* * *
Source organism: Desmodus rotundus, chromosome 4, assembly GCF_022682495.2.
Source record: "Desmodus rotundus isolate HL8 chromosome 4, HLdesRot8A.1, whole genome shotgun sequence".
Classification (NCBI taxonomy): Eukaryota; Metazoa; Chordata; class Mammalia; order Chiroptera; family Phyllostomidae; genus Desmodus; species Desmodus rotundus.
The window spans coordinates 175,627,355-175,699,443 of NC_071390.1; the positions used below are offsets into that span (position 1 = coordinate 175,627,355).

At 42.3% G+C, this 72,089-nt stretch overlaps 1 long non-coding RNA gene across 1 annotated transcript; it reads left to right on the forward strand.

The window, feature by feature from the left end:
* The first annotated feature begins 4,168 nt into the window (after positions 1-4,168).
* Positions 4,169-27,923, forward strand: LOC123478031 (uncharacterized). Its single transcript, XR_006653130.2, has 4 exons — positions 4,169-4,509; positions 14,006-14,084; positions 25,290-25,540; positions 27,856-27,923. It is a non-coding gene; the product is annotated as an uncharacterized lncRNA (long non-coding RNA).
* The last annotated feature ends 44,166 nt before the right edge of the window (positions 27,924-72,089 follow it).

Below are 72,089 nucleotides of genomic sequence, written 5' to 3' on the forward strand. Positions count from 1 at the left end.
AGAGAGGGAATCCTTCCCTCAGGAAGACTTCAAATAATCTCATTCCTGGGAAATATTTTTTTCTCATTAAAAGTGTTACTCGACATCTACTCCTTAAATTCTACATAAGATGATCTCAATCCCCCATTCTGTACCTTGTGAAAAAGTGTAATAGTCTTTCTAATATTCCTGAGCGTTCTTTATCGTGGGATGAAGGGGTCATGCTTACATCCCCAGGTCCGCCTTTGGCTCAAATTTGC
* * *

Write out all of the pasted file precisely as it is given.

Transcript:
Source organism: Desmodus rotundus, chromosome 4, assembly GCF_022682495.2.
Source record: "Desmodus rotundus isolate HL8 chromosome 4, HLdesRot8A.1, whole genome shotgun sequence".
Classification (NCBI taxonomy): Eukaryota; Metazoa; Chordata; class Mammalia; order Chiroptera; family Phyllostomidae; genus Desmodus; species Desmodus rotundus.
The window spans coordinates 175,627,355-175,699,443 of NC_071390.1; the positions used below are offsets into that span (position 1 = coordinate 175,627,355).

At 42.3% G+C, this 72,089-nt stretch overlaps 1 long non-coding RNA gene across 1 annotated transcript; it reads left to right on the forward strand.

The window, feature by feature from the left end:
* The first annotated feature begins 4,168 nt into the window (after positions 1-4,168).
* Positions 4,169-27,923, forward strand: LOC123478031 (uncharacterized). Its single transcript, XR_006653130.2, has 4 exons — positions 4,169-4,509; positions 14,006-14,084; positions 25,290-25,540; positions 27,856-27,923. It is a non-coding gene; the product is annotated as an uncharacterized lncRNA (long non-coding RNA).
* The last annotated feature ends 44,166 nt before the right edge of the window (positions 27,924-72,089 follow it).

Below are 72,089 nucleotides of genomic sequence, written 5' to 3' on the forward strand. Positions count from 1 at the left end.
AGAGAGGGAATCCTTCCCTCAGGAAGACTTCAAATAATCTCATTCCTGGGAAATATTTTTTTCTCATTAAAAGTGTTACTCGACATCTACTCCTTAAATTCTACATAAGATGATCTCAATCCCCCATTCTGTACCTTGTGAAAAAGTGTAATAGTCTTTCTAATATTCCTGAGCGTTCTTTATCGTGGGATGAAGGGGTCATGCTTACATCCCCAGGTCCGCCTTTGGCTCAAATTTGC